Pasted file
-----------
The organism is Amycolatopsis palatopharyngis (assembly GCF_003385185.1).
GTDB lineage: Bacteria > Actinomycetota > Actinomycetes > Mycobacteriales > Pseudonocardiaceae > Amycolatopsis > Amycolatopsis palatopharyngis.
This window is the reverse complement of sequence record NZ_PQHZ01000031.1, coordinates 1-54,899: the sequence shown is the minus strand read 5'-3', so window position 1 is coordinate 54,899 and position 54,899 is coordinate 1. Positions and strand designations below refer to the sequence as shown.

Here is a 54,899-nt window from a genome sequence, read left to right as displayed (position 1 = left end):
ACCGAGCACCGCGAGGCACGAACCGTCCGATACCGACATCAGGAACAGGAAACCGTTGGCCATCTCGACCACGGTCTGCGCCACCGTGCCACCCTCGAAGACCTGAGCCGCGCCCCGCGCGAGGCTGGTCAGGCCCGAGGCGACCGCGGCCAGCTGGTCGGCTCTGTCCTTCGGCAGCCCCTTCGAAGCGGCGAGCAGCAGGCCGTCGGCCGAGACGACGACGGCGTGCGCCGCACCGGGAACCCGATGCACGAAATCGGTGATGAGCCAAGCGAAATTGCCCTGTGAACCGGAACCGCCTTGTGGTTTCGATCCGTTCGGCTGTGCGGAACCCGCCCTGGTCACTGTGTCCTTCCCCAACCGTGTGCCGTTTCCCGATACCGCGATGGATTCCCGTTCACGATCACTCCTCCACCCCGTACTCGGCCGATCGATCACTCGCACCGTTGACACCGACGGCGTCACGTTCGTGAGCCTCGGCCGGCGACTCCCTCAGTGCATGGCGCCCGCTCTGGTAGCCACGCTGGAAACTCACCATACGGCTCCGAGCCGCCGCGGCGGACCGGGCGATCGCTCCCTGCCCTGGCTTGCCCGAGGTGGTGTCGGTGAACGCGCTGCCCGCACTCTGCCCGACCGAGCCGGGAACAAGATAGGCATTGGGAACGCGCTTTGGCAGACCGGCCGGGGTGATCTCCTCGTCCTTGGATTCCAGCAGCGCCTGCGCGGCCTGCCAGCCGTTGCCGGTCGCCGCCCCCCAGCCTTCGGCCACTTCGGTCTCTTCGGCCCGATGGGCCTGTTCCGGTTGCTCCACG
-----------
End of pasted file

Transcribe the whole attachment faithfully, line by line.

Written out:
The organism is Amycolatopsis palatopharyngis (assembly GCF_003385185.1).
GTDB lineage: Bacteria > Actinomycetota > Actinomycetes > Mycobacteriales > Pseudonocardiaceae > Amycolatopsis > Amycolatopsis palatopharyngis.
This window is the reverse complement of sequence record NZ_PQHZ01000031.1, coordinates 1-54,899: the sequence shown is the minus strand read 5'-3', so window position 1 is coordinate 54,899 and position 54,899 is coordinate 1. Positions and strand designations below refer to the sequence as shown.

Here is a 54,899-nt window from a genome sequence, read left to right as displayed (position 1 = left end):
ACCGAGCACCGCGAGGCACGAACCGTCCGATACCGACATCAGGAACAGGAAACCGTTGGCCATCTCGACCACGGTCTGCGCCACCGTGCCACCCTCGAAGACCTGAGCCGCGCCCCGCGCGAGGCTGGTCAGGCCCGAGGCGACCGCGGCCAGCTGGTCGGCTCTGTCCTTCGGCAGCCCCTTCGAAGCGGCGAGCAGCAGGCCGTCGGCCGAGACGACGACGGCGTGCGCCGCACCGGGAACCCGATGCACGAAATCGGTGATGAGCCAAGCGAAATTGCCCTGTGAACCGGAACCGCCTTGTGGTTTCGATCCGTTCGGCTGTGCGGAACCCGCCCTGGTCACTGTGTCCTTCCCCAACCGTGTGCCGTTTCCCGATACCGCGATGGATTCCCGTTCACGATCACTCCTCCACCCCGTACTCGGCCGATCGATCACTCGCACCGTTGACACCGACGGCGTCACGTTCGTGAGCCTCGGCCGGCGACTCCCTCAGTGCATGGCGCCCGCTCTGGTAGCCACGCTGGAAACTCACCATACGGCTCCGAGCCGCCGCGGCGGACCGGGCGATCGCTCCCTGCCCTGGCTTGCCCGAGGTGGTGTCGGTGAACGCGCTGCCCGCACTCTGCCCGACCGAGCCGGGAACAAGATAGGCATTGGGAACGCGCTTTGGCAGACCGGCCGGGGTGATCTCCTCGTCCTTGGATTCCAGCAGCGCCTGCGCGGCCTGCCAGCCGTTGCCGGTCGCCGCCCCCCAGCCTTCGGCCACTTCGGTCTCTTCGGCCCGATGGGCCTGTTCCGGTTGCTCCACG